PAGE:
Ceylon Manohar died, but did we know ?

Published : 9:00 am  February 10, 2018 | No comments so far |  |  (46) reads | 

 

Singer and actor A. E. Manoharan passed away in India last month and his funeral was held in Chennai on January 24. 


His death was little noticed in Sri Lanka. He wasn’t a fan of attention-grabbing through social media. The latent racism ever present in our arts and politics meant that even people who knew him personally chose to ignore the end of a remarkable bi-cultural product of a more culturally eclectic era and remained silent about his demise rather than write a few words about this remarkably talented artiste.


I didn’t know him personally, though I’ve been an admirer of him ever since Mal Muruga Yezhil (The Tamil version of Kanda Surinduni by the Super Golden Chimes) came out.


Clarence Wijewardena’s song came out in the mid-1970s as an EP vinyl record on the Sooriya label, with that famous black and white photograph of the Super Golden Chimes posing for the camera near the Kataragama Devalaya (Shrine).


Manoharan isn’t in this picture, since he wasn’t part of the group.

 

The latent racism ever present in our arts and politics meant that even people who knew him personally chose to ignore the end of a remarkable bi-cultural product of a more culturally eclectic era and remained silent about his demise rather than write a few words…

 


I don’t remember exactly when the Tamil version followed. But I remember that the bi-lingual version sung by Clarence and Manoharan became a hit over SLBC radio waves soon after. Vernon Corea was a big fan of Clarence and he aired the Sinhala version on the SLBC English Commercial Service, and in 1976 on his BBC radio programme London Sounds Eastern.


He may have aired the bi-lingual version, too, though I can’t vouch for that.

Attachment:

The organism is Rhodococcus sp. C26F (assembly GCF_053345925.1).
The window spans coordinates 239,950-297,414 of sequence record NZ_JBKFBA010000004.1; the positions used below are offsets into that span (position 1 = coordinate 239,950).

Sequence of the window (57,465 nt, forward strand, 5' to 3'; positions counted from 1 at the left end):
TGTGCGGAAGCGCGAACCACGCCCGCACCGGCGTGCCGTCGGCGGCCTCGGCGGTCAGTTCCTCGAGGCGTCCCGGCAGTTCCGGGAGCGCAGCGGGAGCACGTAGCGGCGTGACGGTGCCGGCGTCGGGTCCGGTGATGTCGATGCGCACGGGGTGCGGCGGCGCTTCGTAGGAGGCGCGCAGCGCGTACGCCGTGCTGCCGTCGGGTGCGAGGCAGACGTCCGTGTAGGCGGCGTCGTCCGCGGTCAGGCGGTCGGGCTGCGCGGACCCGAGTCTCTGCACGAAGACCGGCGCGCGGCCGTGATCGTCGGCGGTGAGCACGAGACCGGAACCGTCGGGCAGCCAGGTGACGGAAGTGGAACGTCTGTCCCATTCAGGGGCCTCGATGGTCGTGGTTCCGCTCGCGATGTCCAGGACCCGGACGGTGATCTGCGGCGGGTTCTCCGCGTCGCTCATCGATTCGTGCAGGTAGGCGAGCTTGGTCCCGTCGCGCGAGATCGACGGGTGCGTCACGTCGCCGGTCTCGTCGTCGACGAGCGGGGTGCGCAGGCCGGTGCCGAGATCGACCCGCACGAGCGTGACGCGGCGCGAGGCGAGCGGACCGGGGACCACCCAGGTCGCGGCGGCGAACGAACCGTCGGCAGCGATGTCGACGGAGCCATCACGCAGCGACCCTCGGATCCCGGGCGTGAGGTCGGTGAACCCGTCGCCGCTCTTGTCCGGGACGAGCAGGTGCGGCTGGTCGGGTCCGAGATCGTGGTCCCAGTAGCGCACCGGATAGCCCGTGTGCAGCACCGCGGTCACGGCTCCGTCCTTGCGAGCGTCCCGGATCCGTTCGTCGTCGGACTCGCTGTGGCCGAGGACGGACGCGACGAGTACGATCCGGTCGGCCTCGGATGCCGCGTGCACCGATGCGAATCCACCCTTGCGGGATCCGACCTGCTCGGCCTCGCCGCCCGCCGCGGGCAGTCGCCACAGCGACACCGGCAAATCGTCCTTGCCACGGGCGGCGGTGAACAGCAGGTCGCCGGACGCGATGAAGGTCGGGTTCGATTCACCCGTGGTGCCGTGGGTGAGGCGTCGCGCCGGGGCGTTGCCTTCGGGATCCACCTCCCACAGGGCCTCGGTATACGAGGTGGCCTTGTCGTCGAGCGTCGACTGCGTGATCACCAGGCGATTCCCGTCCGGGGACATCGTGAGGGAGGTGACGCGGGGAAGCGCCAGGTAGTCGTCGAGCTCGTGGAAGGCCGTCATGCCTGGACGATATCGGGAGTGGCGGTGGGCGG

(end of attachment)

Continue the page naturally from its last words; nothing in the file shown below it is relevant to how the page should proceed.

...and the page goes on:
Soothing voice
This bi-lingual version occupies a unique place in our music. It’s not known whose idea it was. Whether Clarence thought about it and spoke to Manoharan, and vice versa, or if it was the latter’s idea, or if Gerald Wickremasooriya, innovative businessman and owner of Sooriya Records, saw the potential and got them to it.


No matter whose idea it was, the result is one of the most innovative and moving pop songs ever produced here. Manoharan’s mellifluous, soothing voice is a perfect match for Clarence’s more sonorous and strident baritone.


When I tried to contact him in the 1990s, Manoharan was working for the BBC’s Tamil service in London. I continuously tried during the past decade, but he was always away in India. It’s from secondary sources that I learned that he was a prolific actor in South Indian films.


He started his acting career in Sri Lanka, having been spotted by Joe Dev Anand, but achieved much greater success in India. He is said to have acted in over 200 films, and his co-stars have included Kamal Haasan, Rajnikanth and N.T. Rama Rao.


He has reportedly said that his success as a 70s pop singer in Sri Lanka is derived at least partly from his fluency in Sinhala.


Born in Bogawantalawa, he was taught Sinhala and Pali by his father, a school Principal. The family was musical. While Manoharan sang as a child in a church choir led by his mother, his father played the organ.


Gerald Wickremasooriya spotted the ebullient young singer’s talent and invited him to sing a new version of Wally Bastian’s baila hit ‘Surangani,’ to which he owned the copyright.


This was followed by Tamil versions of other baila hits such as ‘Hai Hooi Babi Aachchige.”
Manoharan with his excellent command of Sinhala may have translated the songs himself, though much research needs to be done to unearth this fascinating musical history.

 

He was born in 1945, three years before the Independence. His formative years were in a cultural setting still steeped in the colonial legacy.